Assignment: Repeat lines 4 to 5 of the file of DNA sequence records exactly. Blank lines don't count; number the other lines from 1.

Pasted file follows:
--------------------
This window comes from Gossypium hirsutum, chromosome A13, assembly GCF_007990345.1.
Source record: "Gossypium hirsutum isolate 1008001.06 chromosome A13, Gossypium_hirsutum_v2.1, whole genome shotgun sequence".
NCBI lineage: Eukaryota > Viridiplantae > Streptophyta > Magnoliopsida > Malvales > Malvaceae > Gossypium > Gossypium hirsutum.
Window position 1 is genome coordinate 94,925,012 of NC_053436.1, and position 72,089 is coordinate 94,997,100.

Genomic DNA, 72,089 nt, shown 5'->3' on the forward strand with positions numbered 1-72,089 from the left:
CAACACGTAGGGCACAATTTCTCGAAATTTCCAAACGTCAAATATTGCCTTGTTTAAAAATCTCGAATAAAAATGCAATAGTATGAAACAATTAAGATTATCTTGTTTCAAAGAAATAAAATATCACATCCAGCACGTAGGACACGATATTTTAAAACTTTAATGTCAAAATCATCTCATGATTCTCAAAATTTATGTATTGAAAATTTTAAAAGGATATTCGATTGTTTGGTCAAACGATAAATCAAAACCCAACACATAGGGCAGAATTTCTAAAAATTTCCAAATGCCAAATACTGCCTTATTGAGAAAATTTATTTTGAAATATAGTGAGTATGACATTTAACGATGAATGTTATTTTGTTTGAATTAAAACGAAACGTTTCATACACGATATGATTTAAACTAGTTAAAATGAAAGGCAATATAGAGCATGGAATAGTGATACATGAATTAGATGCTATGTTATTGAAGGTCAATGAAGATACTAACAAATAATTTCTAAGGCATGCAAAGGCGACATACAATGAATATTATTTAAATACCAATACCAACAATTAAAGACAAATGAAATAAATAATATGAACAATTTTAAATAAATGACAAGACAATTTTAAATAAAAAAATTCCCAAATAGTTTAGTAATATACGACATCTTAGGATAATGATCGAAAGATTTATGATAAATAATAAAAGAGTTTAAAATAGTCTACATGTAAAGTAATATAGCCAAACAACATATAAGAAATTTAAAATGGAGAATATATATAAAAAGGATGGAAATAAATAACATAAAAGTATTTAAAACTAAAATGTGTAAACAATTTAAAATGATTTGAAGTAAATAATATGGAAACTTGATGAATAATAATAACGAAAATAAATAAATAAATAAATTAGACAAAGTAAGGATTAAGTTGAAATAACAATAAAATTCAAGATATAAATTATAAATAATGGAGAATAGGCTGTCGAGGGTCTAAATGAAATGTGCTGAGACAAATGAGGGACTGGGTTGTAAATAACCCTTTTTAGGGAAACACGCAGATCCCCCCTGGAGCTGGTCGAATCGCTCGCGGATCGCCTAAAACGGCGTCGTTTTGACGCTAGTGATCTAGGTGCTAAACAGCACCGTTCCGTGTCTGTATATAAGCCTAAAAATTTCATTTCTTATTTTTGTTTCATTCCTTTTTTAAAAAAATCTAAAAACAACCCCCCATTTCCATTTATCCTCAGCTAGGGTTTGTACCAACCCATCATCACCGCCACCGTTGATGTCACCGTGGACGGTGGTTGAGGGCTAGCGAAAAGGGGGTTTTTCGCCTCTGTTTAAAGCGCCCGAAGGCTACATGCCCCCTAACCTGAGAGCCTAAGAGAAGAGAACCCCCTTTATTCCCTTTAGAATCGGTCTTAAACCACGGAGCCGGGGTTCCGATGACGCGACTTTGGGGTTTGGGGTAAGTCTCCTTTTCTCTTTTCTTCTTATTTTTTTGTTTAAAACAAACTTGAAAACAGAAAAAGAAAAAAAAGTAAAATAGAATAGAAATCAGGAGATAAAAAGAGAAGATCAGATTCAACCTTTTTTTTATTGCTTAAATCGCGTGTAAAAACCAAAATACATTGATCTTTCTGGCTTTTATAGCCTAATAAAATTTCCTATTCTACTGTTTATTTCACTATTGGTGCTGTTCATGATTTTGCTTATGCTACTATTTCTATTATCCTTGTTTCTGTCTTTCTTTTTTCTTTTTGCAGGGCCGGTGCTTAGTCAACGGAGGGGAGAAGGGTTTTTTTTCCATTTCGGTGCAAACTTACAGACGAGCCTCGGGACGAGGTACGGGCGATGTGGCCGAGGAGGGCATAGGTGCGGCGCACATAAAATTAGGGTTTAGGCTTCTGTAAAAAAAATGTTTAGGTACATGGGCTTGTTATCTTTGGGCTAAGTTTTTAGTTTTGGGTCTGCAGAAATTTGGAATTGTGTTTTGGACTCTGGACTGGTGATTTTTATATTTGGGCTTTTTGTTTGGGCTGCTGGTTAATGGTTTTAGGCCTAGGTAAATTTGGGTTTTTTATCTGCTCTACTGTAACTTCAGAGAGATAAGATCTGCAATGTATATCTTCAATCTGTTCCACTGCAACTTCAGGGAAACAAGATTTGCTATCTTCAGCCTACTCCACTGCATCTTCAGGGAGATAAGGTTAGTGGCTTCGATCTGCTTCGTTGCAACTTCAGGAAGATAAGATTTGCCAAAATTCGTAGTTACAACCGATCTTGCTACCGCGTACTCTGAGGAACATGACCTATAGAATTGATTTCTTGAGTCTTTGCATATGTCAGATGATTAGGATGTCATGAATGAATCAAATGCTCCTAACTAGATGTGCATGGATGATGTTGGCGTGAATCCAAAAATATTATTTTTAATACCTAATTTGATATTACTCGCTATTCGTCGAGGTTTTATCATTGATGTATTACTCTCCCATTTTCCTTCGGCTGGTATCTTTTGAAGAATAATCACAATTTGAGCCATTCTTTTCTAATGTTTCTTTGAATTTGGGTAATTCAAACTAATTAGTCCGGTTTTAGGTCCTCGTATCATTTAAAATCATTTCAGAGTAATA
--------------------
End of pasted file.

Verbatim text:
Window position 1 is genome coordinate 94,925,012 of NC_053436.1, and position 72,089 is coordinate 94,997,100.

Genomic DNA, 72,089 nt, shown 5'->3' on the forward strand with positions numbered 1-72,089 from the left: